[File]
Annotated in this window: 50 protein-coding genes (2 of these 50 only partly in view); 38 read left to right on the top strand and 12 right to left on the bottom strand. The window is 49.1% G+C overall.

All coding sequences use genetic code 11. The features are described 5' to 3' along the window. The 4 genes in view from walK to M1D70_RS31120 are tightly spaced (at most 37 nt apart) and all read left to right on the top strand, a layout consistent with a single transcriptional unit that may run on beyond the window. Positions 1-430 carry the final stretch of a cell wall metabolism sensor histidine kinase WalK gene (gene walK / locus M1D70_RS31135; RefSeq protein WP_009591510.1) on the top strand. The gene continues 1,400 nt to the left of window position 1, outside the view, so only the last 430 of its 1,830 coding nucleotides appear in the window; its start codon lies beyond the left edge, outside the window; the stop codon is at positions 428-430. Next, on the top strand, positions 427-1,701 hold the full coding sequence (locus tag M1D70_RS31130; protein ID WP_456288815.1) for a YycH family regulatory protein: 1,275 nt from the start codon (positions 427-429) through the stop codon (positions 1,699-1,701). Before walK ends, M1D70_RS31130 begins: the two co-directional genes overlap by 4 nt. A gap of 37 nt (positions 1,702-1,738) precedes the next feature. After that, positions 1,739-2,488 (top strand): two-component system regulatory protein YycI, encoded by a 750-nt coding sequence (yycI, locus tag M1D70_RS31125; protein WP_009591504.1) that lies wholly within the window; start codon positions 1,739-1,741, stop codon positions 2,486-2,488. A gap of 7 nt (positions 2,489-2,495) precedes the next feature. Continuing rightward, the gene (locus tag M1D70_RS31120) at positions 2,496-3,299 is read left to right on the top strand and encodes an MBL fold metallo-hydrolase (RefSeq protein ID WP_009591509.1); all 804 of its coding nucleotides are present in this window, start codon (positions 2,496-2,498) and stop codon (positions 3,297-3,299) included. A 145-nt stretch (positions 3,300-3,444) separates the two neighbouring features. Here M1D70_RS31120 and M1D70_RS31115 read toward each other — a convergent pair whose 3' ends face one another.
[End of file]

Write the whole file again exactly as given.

Annotated in this window: 50 protein-coding genes (2 of these 50 only partly in view); 38 read left to right on the top strand and 12 right to left on the bottom strand. The window is 49.1% G+C overall.

All coding sequences use genetic code 11. The features are described 5' to 3' along the window. The 4 genes in view from walK to M1D70_RS31120 are tightly spaced (at most 37 nt apart) and all read left to right on the top strand, a layout consistent with a single transcriptional unit that may run on beyond the window. Positions 1-430 carry the final stretch of a cell wall metabolism sensor histidine kinase WalK gene (gene walK / locus M1D70_RS31135; RefSeq protein WP_009591510.1) on the top strand. The gene continues 1,400 nt to the left of window position 1, outside the view, so only the last 430 of its 1,830 coding nucleotides appear in the window; its start codon lies beyond the left edge, outside the window; the stop codon is at positions 428-430. Next, on the top strand, positions 427-1,701 hold the full coding sequence (locus tag M1D70_RS31130; protein ID WP_456288815.1) for a YycH family regulatory protein: 1,275 nt from the start codon (positions 427-429) through the stop codon (positions 1,699-1,701). Before walK ends, M1D70_RS31130 begins: the two co-directional genes overlap by 4 nt. A gap of 37 nt (positions 1,702-1,738) precedes the next feature. After that, positions 1,739-2,488 (top strand): two-component system regulatory protein YycI, encoded by a 750-nt coding sequence (yycI, locus tag M1D70_RS31125; protein WP_009591504.1) that lies wholly within the window; start codon positions 1,739-1,741, stop codon positions 2,486-2,488. A gap of 7 nt (positions 2,489-2,495) precedes the next feature. Continuing rightward, the gene (locus tag M1D70_RS31120) at positions 2,496-3,299 is read left to right on the top strand and encodes an MBL fold metallo-hydrolase (RefSeq protein ID WP_009591509.1); all 804 of its coding nucleotides are present in this window, start codon (positions 2,496-2,498) and stop codon (positions 3,297-3,299) included. A 145-nt stretch (positions 3,300-3,444) separates the two neighbouring features. Here M1D70_RS31120 and M1D70_RS31115 read toward each other — a convergent pair whose 3' ends face one another.